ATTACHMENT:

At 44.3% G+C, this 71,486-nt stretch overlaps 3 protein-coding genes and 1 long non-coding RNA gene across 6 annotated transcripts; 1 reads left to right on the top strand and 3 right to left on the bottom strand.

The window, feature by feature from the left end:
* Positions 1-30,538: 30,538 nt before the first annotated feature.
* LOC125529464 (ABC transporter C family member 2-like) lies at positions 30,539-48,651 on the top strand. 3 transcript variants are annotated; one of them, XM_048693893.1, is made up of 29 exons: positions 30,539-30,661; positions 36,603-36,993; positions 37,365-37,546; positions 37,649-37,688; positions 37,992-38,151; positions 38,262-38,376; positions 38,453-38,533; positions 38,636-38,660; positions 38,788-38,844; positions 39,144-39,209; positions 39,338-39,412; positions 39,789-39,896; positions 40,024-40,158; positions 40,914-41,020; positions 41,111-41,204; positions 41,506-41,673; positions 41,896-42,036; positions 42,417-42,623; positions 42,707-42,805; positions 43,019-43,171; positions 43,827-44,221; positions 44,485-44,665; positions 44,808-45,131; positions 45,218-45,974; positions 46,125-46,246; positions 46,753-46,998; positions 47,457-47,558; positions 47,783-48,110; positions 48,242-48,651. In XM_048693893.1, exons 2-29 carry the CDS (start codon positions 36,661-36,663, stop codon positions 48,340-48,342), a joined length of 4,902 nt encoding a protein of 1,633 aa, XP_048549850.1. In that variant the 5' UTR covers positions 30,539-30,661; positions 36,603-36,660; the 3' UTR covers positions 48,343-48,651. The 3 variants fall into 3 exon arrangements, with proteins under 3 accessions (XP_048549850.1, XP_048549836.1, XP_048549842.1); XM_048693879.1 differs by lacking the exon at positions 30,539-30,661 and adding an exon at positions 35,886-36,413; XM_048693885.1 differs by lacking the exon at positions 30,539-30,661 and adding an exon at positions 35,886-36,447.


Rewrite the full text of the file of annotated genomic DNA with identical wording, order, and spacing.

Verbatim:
At 44.3% G+C, this 71,486-nt stretch overlaps 3 protein-coding genes and 1 long non-coding RNA gene across 6 annotated transcripts; 1 reads left to right on the top strand and 3 right to left on the bottom strand.

The window, feature by feature from the left end:
* Positions 1-30,538: 30,538 nt before the first annotated feature.
* LOC125529464 (ABC transporter C family member 2-like) lies at positions 30,539-48,651 on the top strand. 3 transcript variants are annotated; one of them, XM_048693893.1, is made up of 29 exons: positions 30,539-30,661; positions 36,603-36,993; positions 37,365-37,546; positions 37,649-37,688; positions 37,992-38,151; positions 38,262-38,376; positions 38,453-38,533; positions 38,636-38,660; positions 38,788-38,844; positions 39,144-39,209; positions 39,338-39,412; positions 39,789-39,896; positions 40,024-40,158; positions 40,914-41,020; positions 41,111-41,204; positions 41,506-41,673; positions 41,896-42,036; positions 42,417-42,623; positions 42,707-42,805; positions 43,019-43,171; positions 43,827-44,221; positions 44,485-44,665; positions 44,808-45,131; positions 45,218-45,974; positions 46,125-46,246; positions 46,753-46,998; positions 47,457-47,558; positions 47,783-48,110; positions 48,242-48,651. In XM_048693893.1, exons 2-29 carry the CDS (start codon positions 36,661-36,663, stop codon positions 48,340-48,342), a joined length of 4,902 nt encoding a protein of 1,633 aa, XP_048549850.1. In that variant the 5' UTR covers positions 30,539-30,661; positions 36,603-36,660; the 3' UTR covers positions 48,343-48,651. The 3 variants fall into 3 exon arrangements, with proteins under 3 accessions (XP_048549850.1, XP_048549836.1, XP_048549842.1); XM_048693879.1 differs by lacking the exon at positions 30,539-30,661 and adding an exon at positions 35,886-36,413; XM_048693885.1 differs by lacking the exon at positions 30,539-30,661 and adding an exon at positions 35,886-36,447.